2) Current SST anomalies are running at near-record warm levels. These very warm waters are associated with dynamic and thermodynamic factors that are very conducive for an active Atlantic hurricane season.

3) Very low sea level pressures prevailed during June and July over the tropical Atlantic. Weaker high pressure typically results in weaker trade winds that are commonly associated with more active hurricane seasons.

4) We are in the midst of a multi-decadal era of major hurricane activity, which began in 1995. Major hurricanes cause 80 - 85 percent of normalized hurricane damage.

Analogue years
The CSU team picked four previous years when atmospheric and oceanic conditions were similar to what we are seeing this summer. Those four years were 2005, the worst hurricane season of all time; 1998, which featured 3 major hurricanes, including Category 5 Hurricane Mitch; 1952, a relatively average year that featured just 7 named storms, but 3 major hurricanes; and 1958, a severe season with 5 major hurricanes. The mean activity for these five years was 17 named storms, 11 hurricanes, and 5 intense hurricanes, almost the same as the 2010 CSU forecast.

How accurate are the August forecasts?
The August forecasts by the CSU team over the past 12 years have had a skill 21% - 44% higher than a "no-skill" climatology forecast for number of named storms, hurricanes, intense hurricanes, and the ACE index (Figure 2). This is a good amount of skill for a seasonal forecast, and these August forecasts can be useful to businesses such as the insurance industry and oil and gas industry that need to make bets on how active the coming hurricane season will be. This year's August forecast uses a new formula, so we don't have any history on how the technique has behaved in the past. An Excel spreadsheet of their forecast skill (expressed as a mathematical correlation coefficient) show values from 0.61 to 0.65 for their previous August forecasts using different techniques, which is respectable.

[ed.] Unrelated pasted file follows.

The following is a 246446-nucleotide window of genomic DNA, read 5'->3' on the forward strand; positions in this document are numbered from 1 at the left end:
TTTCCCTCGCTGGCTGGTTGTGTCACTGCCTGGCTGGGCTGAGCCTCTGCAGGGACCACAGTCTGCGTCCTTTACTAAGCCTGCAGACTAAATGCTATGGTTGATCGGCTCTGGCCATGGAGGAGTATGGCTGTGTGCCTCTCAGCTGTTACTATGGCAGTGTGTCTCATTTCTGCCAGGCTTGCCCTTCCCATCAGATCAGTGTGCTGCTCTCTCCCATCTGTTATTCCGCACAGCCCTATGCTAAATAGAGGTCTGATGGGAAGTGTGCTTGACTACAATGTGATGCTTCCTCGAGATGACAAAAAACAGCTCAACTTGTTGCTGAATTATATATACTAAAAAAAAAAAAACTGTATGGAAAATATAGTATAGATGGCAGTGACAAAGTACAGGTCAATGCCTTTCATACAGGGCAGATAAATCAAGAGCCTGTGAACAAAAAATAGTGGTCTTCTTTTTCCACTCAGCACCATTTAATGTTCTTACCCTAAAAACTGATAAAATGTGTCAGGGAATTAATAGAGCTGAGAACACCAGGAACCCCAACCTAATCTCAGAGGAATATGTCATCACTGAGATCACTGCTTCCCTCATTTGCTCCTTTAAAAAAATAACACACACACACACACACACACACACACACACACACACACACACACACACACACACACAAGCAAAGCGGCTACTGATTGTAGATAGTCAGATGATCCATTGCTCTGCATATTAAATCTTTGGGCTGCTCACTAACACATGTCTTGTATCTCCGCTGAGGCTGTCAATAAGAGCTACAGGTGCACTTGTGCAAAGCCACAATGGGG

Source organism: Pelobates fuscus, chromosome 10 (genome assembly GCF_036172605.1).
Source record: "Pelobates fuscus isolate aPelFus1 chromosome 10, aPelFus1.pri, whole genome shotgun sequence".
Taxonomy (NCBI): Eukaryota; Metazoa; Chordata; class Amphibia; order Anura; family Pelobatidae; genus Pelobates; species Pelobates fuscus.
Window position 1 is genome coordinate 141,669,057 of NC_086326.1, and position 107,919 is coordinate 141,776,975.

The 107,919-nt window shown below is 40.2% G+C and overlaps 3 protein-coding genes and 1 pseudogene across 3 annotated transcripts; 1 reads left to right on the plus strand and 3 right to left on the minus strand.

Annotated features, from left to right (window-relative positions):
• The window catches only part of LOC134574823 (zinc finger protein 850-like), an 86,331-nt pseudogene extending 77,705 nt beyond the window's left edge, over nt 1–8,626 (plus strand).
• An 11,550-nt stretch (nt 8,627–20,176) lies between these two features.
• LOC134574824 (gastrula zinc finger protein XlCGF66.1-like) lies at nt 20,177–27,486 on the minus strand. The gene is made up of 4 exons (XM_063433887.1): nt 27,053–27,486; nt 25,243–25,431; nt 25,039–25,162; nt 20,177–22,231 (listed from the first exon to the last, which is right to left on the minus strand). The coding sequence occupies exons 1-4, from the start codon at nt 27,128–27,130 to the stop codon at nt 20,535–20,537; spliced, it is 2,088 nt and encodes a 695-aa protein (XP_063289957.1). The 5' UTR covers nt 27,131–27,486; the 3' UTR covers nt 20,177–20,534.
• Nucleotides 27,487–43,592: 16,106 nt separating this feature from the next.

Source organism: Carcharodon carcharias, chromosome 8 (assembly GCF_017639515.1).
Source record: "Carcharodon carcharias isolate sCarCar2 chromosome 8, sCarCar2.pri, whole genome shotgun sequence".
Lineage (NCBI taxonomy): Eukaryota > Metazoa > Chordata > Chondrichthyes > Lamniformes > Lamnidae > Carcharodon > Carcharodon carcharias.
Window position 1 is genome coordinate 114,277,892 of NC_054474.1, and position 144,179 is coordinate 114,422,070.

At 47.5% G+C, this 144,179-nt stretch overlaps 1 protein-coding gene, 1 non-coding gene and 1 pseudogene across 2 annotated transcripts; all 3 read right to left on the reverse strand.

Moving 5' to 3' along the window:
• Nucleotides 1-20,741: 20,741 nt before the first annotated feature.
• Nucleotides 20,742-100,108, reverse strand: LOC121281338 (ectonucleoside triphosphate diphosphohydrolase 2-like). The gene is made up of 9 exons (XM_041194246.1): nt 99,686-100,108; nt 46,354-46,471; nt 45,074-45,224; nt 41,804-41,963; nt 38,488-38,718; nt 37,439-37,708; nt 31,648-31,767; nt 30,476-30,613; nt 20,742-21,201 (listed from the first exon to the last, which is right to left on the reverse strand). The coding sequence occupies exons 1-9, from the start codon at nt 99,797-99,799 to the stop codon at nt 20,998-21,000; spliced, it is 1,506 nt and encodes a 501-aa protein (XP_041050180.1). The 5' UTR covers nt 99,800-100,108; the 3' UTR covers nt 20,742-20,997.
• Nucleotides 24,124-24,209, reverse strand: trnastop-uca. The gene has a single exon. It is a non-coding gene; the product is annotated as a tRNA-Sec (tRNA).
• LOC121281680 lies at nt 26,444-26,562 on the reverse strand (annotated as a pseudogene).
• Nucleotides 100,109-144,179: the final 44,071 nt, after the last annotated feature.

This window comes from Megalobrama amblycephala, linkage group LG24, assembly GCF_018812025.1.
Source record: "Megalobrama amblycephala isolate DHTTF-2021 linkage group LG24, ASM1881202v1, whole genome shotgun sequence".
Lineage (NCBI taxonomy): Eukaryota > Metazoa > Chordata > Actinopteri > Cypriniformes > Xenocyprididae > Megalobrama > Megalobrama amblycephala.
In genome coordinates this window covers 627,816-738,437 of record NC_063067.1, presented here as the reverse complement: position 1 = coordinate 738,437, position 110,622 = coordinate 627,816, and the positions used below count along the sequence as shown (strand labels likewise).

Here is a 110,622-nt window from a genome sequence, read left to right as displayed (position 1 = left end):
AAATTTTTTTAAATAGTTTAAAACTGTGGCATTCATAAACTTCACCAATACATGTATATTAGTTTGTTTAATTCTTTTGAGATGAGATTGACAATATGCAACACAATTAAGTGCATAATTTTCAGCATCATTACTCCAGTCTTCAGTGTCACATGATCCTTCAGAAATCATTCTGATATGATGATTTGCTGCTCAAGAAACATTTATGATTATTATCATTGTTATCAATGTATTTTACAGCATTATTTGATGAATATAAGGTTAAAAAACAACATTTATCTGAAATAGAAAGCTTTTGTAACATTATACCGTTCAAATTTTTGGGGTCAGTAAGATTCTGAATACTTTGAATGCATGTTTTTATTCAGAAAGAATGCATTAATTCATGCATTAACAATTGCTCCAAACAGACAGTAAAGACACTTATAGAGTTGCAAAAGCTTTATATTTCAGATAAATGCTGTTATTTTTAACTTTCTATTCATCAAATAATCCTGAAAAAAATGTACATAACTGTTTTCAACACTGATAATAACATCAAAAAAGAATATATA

Figure 2. Comparison of the percent improvement over climatology for May and August seasonal hurricane forecasts for the Atlantic from NOAA, CSU and TSR from 1999-2009 (May) and 1998-2009 (August), using the Mean Squared Error. The British firm Tropical Storm Risk (TSR) will issue their outlook for the 2010 Atlantic hurricane season on June 4. Image credit: Verification of 12 years of NOAA seasonal hurricane forecasts, National Hurricane Center.

The British private forecasting firm Tropical Storm Risk, Inc. (TSR) is scheduled to release their August forecast later today. NOAA will also be issuing their August forecast sometime in the next week.

This season has had three named storms so far (Alex, Bonnie, and Colin.) It will be difficult to have a season with 19 or more named storms, since the four seasons that had at least 19 named storms all had at least five named storms by this point (August 4.) These four seasons were 1887, 1933, 1995, and 2005.

Next update
I'll have an update on Thursday morning.

Jeff Masters

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wow look at invest 99E
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Quoting DestinJeff:
What in the Wide Wide World of Sports is going on over there in the far eatern Atlantic?



Large tropical wave that has potential to develop. Either that or some large mojo.
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Quoting DestinJeff:
What in the Wide Wide World of Sports is going on over there in the far eatern Atlantic?

Very large tropical wave with model support.
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Winds are constant out of the E-SE. No west winds.
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Quoting IpswichWeatherCenter:


Enter it into the decoder located here: http://www.tropicalatlantic.com/recon/


or go here
Link
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Quoting MiamiHurricanes09:
We do not have a closed low.

000
URNT15 KNHC 041714
AF302 0104A INVEST HDOB 16 20100804
170500 1913N 06118W 9771 00302 0113 +236 +203 164023 024 030 000 00
170530 1912N 06119W 9772 00301 0113 +238 +202 169022 022 029 000 00
170600 1911N 06120W 9768 00305 0112 +239 +202 174021 021 028 000 00
170630 1909N 06121W 9771 00302 0112 +238 +203 178018 020 026 002 00